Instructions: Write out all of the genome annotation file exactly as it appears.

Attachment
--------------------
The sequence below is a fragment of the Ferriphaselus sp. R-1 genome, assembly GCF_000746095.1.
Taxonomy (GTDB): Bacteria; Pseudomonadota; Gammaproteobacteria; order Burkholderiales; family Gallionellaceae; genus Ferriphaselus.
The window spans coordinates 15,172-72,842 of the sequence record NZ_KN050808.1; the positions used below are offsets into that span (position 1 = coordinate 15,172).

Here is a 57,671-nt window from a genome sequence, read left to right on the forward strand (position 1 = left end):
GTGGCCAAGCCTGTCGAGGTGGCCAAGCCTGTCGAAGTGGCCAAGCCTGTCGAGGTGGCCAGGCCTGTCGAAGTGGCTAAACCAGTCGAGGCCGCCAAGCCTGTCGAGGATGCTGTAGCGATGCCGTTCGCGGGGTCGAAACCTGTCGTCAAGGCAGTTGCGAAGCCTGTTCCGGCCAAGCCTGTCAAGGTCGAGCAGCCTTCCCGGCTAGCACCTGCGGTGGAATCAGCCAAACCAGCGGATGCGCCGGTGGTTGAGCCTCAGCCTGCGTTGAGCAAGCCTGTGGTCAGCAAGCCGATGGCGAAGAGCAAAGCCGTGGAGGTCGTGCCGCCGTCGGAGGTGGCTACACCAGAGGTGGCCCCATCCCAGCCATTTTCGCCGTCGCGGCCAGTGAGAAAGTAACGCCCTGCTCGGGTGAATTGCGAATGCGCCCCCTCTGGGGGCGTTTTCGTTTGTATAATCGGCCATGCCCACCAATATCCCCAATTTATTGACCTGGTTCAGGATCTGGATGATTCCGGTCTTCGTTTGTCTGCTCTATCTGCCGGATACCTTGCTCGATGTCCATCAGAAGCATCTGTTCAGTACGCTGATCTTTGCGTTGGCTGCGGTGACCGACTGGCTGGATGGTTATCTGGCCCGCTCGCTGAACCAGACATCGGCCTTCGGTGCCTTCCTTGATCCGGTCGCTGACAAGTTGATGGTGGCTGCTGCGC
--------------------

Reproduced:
The sequence below is a fragment of the Ferriphaselus sp. R-1 genome, assembly GCF_000746095.1.
Taxonomy (GTDB): Bacteria; Pseudomonadota; Gammaproteobacteria; order Burkholderiales; family Gallionellaceae; genus Ferriphaselus.
The window spans coordinates 15,172-72,842 of the sequence record NZ_KN050808.1; the positions used below are offsets into that span (position 1 = coordinate 15,172).

Here is a 57,671-nt window from a genome sequence, read left to right on the forward strand (position 1 = left end):
GTGGCCAAGCCTGTCGAGGTGGCCAAGCCTGTCGAAGTGGCCAAGCCTGTCGAGGTGGCCAGGCCTGTCGAAGTGGCTAAACCAGTCGAGGCCGCCAAGCCTGTCGAGGATGCTGTAGCGATGCCGTTCGCGGGGTCGAAACCTGTCGTCAAGGCAGTTGCGAAGCCTGTTCCGGCCAAGCCTGTCAAGGTCGAGCAGCCTTCCCGGCTAGCACCTGCGGTGGAATCAGCCAAACCAGCGGATGCGCCGGTGGTTGAGCCTCAGCCTGCGTTGAGCAAGCCTGTGGTCAGCAAGCCGATGGCGAAGAGCAAAGCCGTGGAGGTCGTGCCGCCGTCGGAGGTGGCTACACCAGAGGTGGCCCCATCCCAGCCATTTTCGCCGTCGCGGCCAGTGAGAAAGTAACGCCCTGCTCGGGTGAATTGCGAATGCGCCCCCTCTGGGGGCGTTTTCGTTTGTATAATCGGCCATGCCCACCAATATCCCCAATTTATTGACCTGGTTCAGGATCTGGATGATTCCGGTCTTCGTTTGTCTGCTCTATCTGCCGGATACCTTGCTCGATGTCCATCAGAAGCATCTGTTCAGTACGCTGATCTTTGCGTTGGCTGCGGTGACCGACTGGCTGGATGGTTATCTGGCCCGCTCGCTGAACCAGACATCGGCCTTCGGTGCCTTCCTTGATCCGGTCGCTGACAAGTTGATGGTGGCTGCTGCGC